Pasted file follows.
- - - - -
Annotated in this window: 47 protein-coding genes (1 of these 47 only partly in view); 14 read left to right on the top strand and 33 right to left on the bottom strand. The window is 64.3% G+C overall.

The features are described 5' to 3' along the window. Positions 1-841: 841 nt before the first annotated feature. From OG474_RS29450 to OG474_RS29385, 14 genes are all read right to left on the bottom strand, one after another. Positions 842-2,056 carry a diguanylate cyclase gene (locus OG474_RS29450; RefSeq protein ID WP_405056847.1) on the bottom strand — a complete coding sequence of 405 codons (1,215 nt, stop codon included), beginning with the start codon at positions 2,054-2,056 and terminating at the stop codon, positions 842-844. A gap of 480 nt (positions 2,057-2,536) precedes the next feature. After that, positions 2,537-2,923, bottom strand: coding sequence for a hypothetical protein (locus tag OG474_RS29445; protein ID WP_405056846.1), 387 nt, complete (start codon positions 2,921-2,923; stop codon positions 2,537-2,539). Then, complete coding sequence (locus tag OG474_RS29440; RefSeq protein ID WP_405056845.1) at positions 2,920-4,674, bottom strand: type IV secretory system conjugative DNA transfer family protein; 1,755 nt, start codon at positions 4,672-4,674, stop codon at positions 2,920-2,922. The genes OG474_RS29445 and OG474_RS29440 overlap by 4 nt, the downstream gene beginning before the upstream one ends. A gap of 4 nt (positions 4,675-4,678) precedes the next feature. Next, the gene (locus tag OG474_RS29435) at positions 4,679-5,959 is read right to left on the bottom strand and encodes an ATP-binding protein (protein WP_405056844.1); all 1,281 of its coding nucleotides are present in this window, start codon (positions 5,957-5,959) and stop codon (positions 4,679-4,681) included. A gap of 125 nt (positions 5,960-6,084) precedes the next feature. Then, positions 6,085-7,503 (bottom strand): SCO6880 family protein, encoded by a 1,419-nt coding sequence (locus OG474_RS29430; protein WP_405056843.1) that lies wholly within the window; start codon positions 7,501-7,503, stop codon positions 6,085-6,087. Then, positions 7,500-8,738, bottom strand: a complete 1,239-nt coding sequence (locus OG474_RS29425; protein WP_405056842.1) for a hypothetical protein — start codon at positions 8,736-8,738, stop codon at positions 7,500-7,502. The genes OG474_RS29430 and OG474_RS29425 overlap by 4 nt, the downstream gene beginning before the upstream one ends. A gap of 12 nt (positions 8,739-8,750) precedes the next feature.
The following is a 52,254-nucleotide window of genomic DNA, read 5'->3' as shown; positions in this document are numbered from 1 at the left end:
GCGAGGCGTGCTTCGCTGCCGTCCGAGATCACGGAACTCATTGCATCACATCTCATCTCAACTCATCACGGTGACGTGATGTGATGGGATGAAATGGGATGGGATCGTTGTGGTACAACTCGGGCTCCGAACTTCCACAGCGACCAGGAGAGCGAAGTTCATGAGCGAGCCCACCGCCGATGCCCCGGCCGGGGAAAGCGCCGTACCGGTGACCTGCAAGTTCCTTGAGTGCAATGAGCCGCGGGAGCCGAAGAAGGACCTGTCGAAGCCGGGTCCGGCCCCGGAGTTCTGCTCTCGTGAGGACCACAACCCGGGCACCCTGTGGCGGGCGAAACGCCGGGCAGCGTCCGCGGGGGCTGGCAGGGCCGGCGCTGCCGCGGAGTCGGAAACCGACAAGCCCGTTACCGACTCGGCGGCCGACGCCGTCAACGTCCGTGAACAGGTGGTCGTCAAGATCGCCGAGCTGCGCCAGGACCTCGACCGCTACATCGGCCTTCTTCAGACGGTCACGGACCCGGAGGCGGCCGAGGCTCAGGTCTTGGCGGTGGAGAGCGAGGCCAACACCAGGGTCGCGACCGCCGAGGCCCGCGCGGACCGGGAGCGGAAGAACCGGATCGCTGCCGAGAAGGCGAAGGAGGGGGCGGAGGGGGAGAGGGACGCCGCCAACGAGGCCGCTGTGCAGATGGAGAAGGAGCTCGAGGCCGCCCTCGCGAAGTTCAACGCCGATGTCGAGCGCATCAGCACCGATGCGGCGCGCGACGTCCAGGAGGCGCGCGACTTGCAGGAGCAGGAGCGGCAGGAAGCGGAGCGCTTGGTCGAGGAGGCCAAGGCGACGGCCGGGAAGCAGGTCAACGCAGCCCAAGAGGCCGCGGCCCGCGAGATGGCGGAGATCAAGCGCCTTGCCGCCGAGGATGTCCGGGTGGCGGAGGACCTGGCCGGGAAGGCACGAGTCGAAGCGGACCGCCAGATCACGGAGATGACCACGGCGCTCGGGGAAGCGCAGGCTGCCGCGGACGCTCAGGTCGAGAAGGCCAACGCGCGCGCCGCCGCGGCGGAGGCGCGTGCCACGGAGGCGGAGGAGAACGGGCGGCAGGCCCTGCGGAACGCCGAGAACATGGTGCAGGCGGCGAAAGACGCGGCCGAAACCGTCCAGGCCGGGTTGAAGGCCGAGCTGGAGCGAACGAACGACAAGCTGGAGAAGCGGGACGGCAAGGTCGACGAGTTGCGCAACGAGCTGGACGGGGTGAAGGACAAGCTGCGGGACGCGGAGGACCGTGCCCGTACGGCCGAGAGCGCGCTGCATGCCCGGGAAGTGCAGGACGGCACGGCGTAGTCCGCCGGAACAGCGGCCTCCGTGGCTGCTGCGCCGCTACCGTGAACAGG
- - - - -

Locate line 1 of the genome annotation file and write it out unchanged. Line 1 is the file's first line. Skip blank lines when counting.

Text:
Annotated in this window: 47 protein-coding genes (1 of these 47 only partly in view); 14 read left to right on the top strand and 33 right to left on the bottom strand. The window is 64.3% G+C overall.